The "ionic wind", the scientists say, will help tomanage the heat generated by increasingly powerful, yet ever-shrinkingdevices.
Timothy Fisher, associate professor of mechanicalengineering at Purdue University and an author on the paper, said: "Incomputers and electronics, power equals heat, so we need to find waysto manage the heat generated in more powerful laptops and handheldcomputers."The prototype, which is attached to a mock computerchip, works by shifting charged particles from one end of the device tothe other. As a voltage is applied to the ionic engine, positivelycharged particles (ions) are produced, and are dragged towards anegatively charged wire (a cathode), forcing constant air movement.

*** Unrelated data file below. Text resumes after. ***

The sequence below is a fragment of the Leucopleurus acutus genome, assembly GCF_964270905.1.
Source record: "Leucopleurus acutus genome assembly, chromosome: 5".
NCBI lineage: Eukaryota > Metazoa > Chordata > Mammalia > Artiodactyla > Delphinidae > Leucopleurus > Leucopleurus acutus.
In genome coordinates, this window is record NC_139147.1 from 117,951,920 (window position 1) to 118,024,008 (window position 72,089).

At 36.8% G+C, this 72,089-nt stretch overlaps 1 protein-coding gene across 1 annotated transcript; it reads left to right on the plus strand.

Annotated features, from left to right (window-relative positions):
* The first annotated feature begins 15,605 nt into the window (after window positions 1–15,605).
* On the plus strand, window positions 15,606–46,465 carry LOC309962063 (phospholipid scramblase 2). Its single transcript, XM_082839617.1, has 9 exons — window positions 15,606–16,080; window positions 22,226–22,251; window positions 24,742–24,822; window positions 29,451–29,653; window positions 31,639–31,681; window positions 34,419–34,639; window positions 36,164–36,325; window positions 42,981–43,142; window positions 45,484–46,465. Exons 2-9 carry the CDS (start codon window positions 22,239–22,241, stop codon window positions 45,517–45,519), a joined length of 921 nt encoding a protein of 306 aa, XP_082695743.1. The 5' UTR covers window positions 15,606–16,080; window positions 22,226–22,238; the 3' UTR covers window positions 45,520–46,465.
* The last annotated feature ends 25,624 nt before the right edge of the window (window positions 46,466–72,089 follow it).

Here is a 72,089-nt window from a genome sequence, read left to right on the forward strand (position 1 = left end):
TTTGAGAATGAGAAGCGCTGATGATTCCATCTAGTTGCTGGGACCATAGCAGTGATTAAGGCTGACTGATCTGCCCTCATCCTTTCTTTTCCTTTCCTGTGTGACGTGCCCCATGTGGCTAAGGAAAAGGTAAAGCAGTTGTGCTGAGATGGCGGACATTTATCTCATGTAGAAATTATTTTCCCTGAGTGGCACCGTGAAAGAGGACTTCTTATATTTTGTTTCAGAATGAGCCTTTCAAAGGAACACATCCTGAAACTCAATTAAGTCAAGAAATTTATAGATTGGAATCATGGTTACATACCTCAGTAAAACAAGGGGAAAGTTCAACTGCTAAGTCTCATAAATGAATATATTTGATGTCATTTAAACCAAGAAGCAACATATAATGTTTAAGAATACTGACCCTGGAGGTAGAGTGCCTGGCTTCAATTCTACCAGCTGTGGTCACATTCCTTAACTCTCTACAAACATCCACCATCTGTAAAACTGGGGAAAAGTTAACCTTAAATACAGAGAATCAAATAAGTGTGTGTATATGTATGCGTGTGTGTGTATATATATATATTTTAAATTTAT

The researchers said that when it was used inconjunction with a conventional fan, air molecules, rather than gettingstuck, were dragged across the chip's surface boosting cooling.
The researchers now need to miniaturise their prototype,making it 100 times smaller than its current size, which is a fewmillimetres.
Source: news.bbc.co.ukAdded: 30 August 2007